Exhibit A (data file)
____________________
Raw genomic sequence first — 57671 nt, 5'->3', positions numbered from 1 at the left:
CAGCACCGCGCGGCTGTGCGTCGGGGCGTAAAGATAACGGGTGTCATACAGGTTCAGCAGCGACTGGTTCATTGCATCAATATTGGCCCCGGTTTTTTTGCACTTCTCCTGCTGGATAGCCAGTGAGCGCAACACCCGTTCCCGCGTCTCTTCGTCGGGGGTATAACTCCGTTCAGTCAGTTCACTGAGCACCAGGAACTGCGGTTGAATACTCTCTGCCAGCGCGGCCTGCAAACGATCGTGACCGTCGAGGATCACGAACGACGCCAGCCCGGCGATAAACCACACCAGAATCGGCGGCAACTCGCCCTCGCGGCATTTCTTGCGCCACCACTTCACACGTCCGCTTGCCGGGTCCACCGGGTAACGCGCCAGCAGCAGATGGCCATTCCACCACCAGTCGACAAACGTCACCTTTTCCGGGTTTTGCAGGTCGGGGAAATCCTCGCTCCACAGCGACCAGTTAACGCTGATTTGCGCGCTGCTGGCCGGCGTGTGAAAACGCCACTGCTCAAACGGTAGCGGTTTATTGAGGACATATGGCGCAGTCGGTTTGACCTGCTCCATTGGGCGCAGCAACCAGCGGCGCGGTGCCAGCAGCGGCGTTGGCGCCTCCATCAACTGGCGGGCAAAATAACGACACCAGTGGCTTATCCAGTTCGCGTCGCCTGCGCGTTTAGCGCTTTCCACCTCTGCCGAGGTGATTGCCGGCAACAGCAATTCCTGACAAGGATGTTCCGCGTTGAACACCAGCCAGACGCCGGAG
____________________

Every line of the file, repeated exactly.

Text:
Raw genomic sequence first — 57671 nt, 5'->3', positions numbered from 1 at the left:
CAGCACCGCGCGGCTGTGCGTCGGGGCGTAAAGATAACGGGTGTCATACAGGTTCAGCAGCGACTGGTTCATTGCATCAATATTGGCCCCGGTTTTTTTGCACTTCTCCTGCTGGATAGCCAGTGAGCGCAACACCCGTTCCCGCGTCTCTTCGTCGGGGGTATAACTCCGTTCAGTCAGTTCACTGAGCACCAGGAACTGCGGTTGAATACTCTCTGCCAGCGCGGCCTGCAAACGATCGTGACCGTCGAGGATCACGAACGACGCCAGCCCGGCGATAAACCACACCAGAATCGGCGGCAACTCGCCCTCGCGGCATTTCTTGCGCCACCACTTCACACGTCCGCTTGCCGGGTCCACCGGGTAACGCGCCAGCAGCAGATGGCCATTCCACCACCAGTCGACAAACGTCACCTTTTCCGGGTTTTGCAGGTCGGGGAAATCCTCGCTCCACAGCGACCAGTTAACGCTGATTTGCGCGCTGCTGGCCGGCGTGTGAAAACGCCACTGCTCAAACGGTAGCGGTTTATTGAGGACATATGGCGCAGTCGGTTTGACCTGCTCCATTGGGCGCAGCAACCAGCGGCGCGGTGCCAGCAGCGGCGTTGGCGCCTCCATCAACTGGCGGGCAAAATAACGACACCAGTGGCTTATCCAGTTCGCGTCGCCTGCGCGTTTAGCGCTTTCCACCTCTGCCGAGGTGATTGCCGGCAACAGCAATTCCTGACAAGGATGTTCCGCGTTGAACACCAGCCAGACGCCGGAG